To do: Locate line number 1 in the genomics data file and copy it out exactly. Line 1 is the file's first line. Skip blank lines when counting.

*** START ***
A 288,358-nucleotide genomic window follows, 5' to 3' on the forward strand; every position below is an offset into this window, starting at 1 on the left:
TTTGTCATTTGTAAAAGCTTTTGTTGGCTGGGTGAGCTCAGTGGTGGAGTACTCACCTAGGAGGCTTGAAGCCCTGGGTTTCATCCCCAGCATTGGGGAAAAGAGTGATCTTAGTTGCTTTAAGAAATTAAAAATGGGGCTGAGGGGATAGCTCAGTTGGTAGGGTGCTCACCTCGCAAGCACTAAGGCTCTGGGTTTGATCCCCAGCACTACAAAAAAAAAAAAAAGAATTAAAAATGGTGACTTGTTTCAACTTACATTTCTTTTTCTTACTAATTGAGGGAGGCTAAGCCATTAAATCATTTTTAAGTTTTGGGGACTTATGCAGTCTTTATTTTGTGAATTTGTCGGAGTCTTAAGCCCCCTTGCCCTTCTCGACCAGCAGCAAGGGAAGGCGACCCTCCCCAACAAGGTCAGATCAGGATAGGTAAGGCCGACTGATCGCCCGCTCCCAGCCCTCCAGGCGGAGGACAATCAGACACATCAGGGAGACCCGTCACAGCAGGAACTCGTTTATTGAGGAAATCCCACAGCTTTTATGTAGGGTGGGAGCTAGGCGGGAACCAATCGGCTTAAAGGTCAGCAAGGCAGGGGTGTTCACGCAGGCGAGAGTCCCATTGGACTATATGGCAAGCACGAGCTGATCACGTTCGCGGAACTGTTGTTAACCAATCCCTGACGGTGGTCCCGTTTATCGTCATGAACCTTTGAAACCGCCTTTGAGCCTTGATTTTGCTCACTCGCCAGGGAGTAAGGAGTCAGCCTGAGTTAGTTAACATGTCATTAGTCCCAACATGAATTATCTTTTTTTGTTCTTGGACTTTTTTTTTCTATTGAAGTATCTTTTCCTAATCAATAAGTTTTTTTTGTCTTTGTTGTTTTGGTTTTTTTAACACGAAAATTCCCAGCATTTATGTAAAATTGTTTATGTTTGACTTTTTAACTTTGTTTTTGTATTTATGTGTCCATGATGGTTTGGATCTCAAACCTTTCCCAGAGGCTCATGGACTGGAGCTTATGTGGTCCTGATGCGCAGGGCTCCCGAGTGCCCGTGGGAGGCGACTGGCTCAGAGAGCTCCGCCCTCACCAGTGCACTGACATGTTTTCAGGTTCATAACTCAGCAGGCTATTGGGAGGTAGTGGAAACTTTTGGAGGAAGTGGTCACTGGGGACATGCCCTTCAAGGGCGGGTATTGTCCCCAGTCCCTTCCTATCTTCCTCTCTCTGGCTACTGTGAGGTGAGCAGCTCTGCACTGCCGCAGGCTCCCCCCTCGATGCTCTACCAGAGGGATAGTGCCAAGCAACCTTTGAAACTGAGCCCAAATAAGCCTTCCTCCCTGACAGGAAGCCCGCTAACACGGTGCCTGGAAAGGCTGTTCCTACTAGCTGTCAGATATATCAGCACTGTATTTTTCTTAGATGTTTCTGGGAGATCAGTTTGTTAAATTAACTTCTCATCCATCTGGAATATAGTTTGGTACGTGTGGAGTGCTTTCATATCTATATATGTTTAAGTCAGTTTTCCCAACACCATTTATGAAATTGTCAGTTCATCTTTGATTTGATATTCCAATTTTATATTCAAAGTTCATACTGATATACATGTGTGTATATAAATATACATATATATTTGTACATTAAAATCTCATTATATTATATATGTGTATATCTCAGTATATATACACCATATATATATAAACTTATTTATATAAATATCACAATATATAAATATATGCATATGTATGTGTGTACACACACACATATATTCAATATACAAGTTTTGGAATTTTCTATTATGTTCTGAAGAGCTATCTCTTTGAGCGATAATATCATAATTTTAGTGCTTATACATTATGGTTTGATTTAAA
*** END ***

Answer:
A 288,358-nucleotide genomic window follows, 5' to 3' on the forward strand; every position below is an offset into this window, starting at 1 on the left: